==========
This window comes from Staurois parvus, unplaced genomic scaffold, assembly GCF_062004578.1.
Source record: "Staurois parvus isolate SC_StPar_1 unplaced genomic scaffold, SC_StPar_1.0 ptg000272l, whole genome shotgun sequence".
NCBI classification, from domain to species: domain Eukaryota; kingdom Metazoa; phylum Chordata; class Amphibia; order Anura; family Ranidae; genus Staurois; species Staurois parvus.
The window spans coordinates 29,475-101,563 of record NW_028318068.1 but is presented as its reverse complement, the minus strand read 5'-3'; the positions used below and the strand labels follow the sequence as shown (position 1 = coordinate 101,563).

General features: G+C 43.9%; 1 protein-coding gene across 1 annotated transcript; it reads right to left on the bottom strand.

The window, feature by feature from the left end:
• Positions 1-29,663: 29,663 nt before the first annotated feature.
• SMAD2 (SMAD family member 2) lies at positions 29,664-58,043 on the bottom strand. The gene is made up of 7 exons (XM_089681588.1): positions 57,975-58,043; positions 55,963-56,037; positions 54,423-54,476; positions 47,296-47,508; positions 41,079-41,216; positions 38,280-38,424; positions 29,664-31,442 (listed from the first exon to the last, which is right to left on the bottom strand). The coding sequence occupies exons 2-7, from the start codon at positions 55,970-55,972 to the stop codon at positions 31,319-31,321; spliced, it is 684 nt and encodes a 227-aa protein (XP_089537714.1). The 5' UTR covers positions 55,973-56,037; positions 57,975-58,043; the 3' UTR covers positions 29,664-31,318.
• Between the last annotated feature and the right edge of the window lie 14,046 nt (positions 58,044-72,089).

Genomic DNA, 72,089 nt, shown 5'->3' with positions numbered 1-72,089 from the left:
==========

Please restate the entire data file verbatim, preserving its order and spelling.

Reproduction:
This window comes from Staurois parvus, unplaced genomic scaffold, assembly GCF_062004578.1.
Source record: "Staurois parvus isolate SC_StPar_1 unplaced genomic scaffold, SC_StPar_1.0 ptg000272l, whole genome shotgun sequence".
NCBI classification, from domain to species: domain Eukaryota; kingdom Metazoa; phylum Chordata; class Amphibia; order Anura; family Ranidae; genus Staurois; species Staurois parvus.
The window spans coordinates 29,475-101,563 of record NW_028318068.1 but is presented as its reverse complement, the minus strand read 5'-3'; the positions used below and the strand labels follow the sequence as shown (position 1 = coordinate 101,563).

General features: G+C 43.9%; 1 protein-coding gene across 1 annotated transcript; it reads right to left on the bottom strand.

The window, feature by feature from the left end:
• Positions 1-29,663: 29,663 nt before the first annotated feature.
• SMAD2 (SMAD family member 2) lies at positions 29,664-58,043 on the bottom strand. The gene is made up of 7 exons (XM_089681588.1): positions 57,975-58,043; positions 55,963-56,037; positions 54,423-54,476; positions 47,296-47,508; positions 41,079-41,216; positions 38,280-38,424; positions 29,664-31,442 (listed from the first exon to the last, which is right to left on the bottom strand). The coding sequence occupies exons 2-7, from the start codon at positions 55,970-55,972 to the stop codon at positions 31,319-31,321; spliced, it is 684 nt and encodes a 227-aa protein (XP_089537714.1). The 5' UTR covers positions 55,973-56,037; positions 57,975-58,043; the 3' UTR covers positions 29,664-31,318.
• Between the last annotated feature and the right edge of the window lie 14,046 nt (positions 58,044-72,089).

Genomic DNA, 72,089 nt, shown 5'->3' with positions numbered 1-72,089 from the left: